The death of a former major league baseball player in his native Venezuela this week is renewing concerns over the Latin American country’s growing health crisis amid ongoing economic and political turmoil.Marcos Carvajal, a 34-year-old former pitcher for the Colorado Rockies and Florida Marlins, died of pneumonia on Tuesday. He fell sick in December, but the antibiotics needed to treat the illness were hard to find. Drugs for Carvajal eventually were sent from abroad but he relapsed, returned to the hospital on Monday and died the next day. The Pharmaceutical Federation of Venezuela estimates the country is suffering from an 85 percent shortage of medicine amid an economic crisis also marked by severe hyperinflation and food scarcity.The entire Venezuelan health care system is on the verge of collapse, says Francisco Valencia, head of the public health advocacy group Codevida. Some hospitals lack electricity, and more than 13,000 doctors have left Venezuela in the past four years in search of better opportunities.”They don’t give food to the patients in the hospital,” Valencia tells Here & Now’s Peter O’Dowd. “They don’t have the proper medical supplies to take care of the people who go to the emergency [room] like gloves, like every basic thing they need for an emergency.”According to the pharmaceutical association, there is also a 90 percent deficit of other medical supplies and drugs used to treat more serious conditions like cancer.The shortage has forced Venezuelans to go looking for medicine on the black market, Valencia says. Even if they find the right medicine, which is often smuggled from Colombia and Brazil and could be expired, most people can’t afford it.The crisis affects Valencia personally, who relies on medication for a kidney transplant.”I haven’t received my medicine since August last year,” he says. “Right now, I’m taking medicines that [have] expired, and my transplant is at risk.”Venezuela’s President Nicolas Maduro has refused to accept humanitarian aid, blocking shipments of medicine and first aid supplies. Government data shows infant mortality rose by 30 percent in 2016 and malaria infections shot up 76 percent, Reuters reports.”So most countries when they’re hit by a crisis, they’re taking aid from other countries, from NGOs,” Associated Press reporter Hannah Dreier told NPR in 2016. “But Venezuela keeps refusing to take donations that other countries are offering and is actually turning back shipments of donations that people have given in places like the U.S., not letting medicine in.”Drug prices have skyrocketed along with those for food and other basic necessities. The International Monetary Fund predicts inflation will soar to 13,000 percent this year and the economy will shrink by 15 percent.Earlier this week, the government announced it would abandon one of its two official foreign exchange rates, which had been used for food and medicine imports, Reuters reports. The policy change could encourage businesses to import more goods, but critics say it won’t be very effective due to the lack of hard currency in Venezuela.The elimination of the exchange rate was “a step in the right direction because it helps correct foreign exchange distortion,” Asdrubal Oliveros of local consultancy Ecoanalitica told Reuters. “But without dollars, things will continue to be more complicated.”Since the collapse of Venezuela’s oil-rich economy in 2014, the country has struggled to raise hard currency. The monthly minimum wage for many Venezuelans is now equal to $3, according to the AP.Maduro blames the country’s growing crisis on foreign economic sanctions, claiming that the U.S. is leading an effort to wipe out socialism in Venezuela, according to Reuters. Presidential elections are set to be held by April 30, which is much earlier than usual, but Venezuela’s pro-government Supreme Court last week banned the main opposition party from running. Copyright 2018 NPR. To see more, visit http://www.npr.org/.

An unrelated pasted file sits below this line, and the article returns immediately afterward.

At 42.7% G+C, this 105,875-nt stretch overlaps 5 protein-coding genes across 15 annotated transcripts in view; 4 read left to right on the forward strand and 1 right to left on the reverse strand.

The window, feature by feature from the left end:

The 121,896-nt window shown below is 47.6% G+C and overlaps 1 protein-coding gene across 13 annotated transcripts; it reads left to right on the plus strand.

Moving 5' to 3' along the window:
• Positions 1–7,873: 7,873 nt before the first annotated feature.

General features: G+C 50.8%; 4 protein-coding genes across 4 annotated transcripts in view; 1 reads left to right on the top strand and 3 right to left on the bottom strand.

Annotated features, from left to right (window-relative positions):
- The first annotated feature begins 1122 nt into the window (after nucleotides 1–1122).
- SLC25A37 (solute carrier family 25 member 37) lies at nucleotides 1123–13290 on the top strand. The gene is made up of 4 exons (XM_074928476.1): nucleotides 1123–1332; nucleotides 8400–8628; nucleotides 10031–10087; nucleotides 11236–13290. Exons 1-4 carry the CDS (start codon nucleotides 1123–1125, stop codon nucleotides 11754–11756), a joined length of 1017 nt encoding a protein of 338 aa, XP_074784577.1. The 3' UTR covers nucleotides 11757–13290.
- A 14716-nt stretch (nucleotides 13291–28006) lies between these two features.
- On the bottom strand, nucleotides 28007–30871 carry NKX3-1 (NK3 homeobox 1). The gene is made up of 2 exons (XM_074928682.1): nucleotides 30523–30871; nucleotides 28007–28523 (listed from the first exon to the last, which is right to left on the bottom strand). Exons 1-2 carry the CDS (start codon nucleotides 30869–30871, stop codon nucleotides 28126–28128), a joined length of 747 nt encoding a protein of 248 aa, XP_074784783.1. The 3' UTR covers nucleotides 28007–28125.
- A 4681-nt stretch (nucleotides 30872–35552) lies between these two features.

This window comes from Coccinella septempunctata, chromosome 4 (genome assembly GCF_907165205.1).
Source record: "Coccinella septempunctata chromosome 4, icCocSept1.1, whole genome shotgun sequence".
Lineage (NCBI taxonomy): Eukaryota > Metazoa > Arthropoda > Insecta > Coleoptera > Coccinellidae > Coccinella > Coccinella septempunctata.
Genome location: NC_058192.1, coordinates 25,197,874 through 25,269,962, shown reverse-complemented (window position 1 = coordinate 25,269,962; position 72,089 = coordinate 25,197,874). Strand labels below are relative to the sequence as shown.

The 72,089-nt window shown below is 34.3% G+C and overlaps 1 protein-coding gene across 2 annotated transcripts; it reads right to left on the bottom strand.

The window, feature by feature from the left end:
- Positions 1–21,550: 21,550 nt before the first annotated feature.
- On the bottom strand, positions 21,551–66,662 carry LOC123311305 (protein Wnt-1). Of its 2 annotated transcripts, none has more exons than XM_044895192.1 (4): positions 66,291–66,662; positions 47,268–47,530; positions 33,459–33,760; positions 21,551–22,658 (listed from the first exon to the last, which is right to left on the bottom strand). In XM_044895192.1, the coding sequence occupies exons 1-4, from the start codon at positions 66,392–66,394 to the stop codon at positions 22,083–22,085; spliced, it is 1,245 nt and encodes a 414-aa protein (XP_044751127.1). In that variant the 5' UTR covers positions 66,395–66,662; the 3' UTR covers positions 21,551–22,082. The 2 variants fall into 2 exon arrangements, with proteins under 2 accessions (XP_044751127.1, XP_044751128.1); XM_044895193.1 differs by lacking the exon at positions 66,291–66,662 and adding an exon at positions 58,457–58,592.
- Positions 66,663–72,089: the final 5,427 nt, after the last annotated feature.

Director of Sales and Marketing at Strategic Sales & Marketing Register Now » 5 Content Marketing Lessons From SNL in the Age of Trump Guest Writer Add to Queue Free Webinar | July 31: Secrets to Running a Successful Family Business Learn how to successfully navigate family business dynamics and build businesses that excel. –shares Content Marketing Opinions expressed by Entrepreneur contributors are their own. Take today’s key issues and create meaningful content for your customers. 4 min read Image credit: Will Heath | NBC | Getty Images February 27, 2017 Whatever you think of his politics, President Donald Trump has been great for comedy. Saturday Night Live is having a revival of popularity as its hard-hitting satire and perfectly casted actors — like Melissa McCarthy’s hilarious portrayal of White House spokesman Sean Spicer and Alec Baldwin as Trump — speaks to the country’s latest concerns about the various chaos and insanity emerging from Trump’s administration. Related: Is Vocally Opposing President Trump Risky Business?What can other content creators and marketers learn from SNL’s recent resurgence of Trump-related success? Seize upon key issues and crucial conversations.Trump’s presidency is the biggest story in recent political history, so this is an easy one for SNL. Everyone in the national media is talking about Trump all the time. But what about your business or your industry? What are the key issues that your customers are worried about and focusing on? Don’t assume that you know the answer. Use Twitter as a listening tool to see which keywords and topics are trending for your industry and your key audiences. Then you can create content that speaks directly to those areas of concern. Slay sacred cows.SNL is not afraid to be irreverent, even offensive, toward the most powerful people in Washington. What is the biggest controversial topic/issue in your industry? What are the things that people in your industry should be saying? What stands should they be taking that they are not? What is the elephant in the room or the emperor with no clothes? Find these opportunities and create content that speaks to those issues. Build a reputation as a truth teller. Related: What to Consider Before Your Brand Takes a Stand PoliticallyRally your base.SNL is probably not going to win many fans among Trump’s supporters, but they’re focusing instead on getting a bigger share of fans from the large percentage of Americans who are opposed to Trump. Don’t be afraid to be controversial or even polarizing. Sometimes it’s better to speak passionately to the people who are most enamored with your brand, even at the risk of not appealing to lots of other people. SNL is rallying a big audience of people who are not Trump supporters — and SNL’s ratings are up! In content marketing on TV, it’s often better to have a passionate and lucrative niche following than to fail to appeal to a mainstream mass audience that no longer really exists. Make unconventional choices. McCarthy was cast as White House spokesman Sean Spicer — and her performance was brilliant — but the choice of a woman to play Spicer was also oddly inspired and unexpected. Don’t be afraid to be unconventional. Keep trying new things and elevating new voices within your company. Your content strategy doesn’t have to look like the usual suspects. But stay focused on quality.SNL is having a resurgence of popularity as people tune in to try to get some laughs out of our latest national political news, but even Trump’s biggest opponents won’t want to watch if the show’s not funny. SNL can’t become just a strident platform for anti-Trump statements; it still needs to be a comedy show first and foremost that makes people laugh. In the same way, content marketing can’t be just a stunt or a gimmick or push an agenda. You need to have a foundation of insight and quality that keeps people coming back. Related: How 10 Brands Thoughtfully Chimed In on President Trump’s InaugurationWho knows what will happen during Trump’s presidency, but SNL is leading the way for a vibrant, engaging, no-holds-barred national conversation about politics. This fearless spirit is something that all content creators and content marketers can try to emulate in our own work. Next Article Gregg Schwartz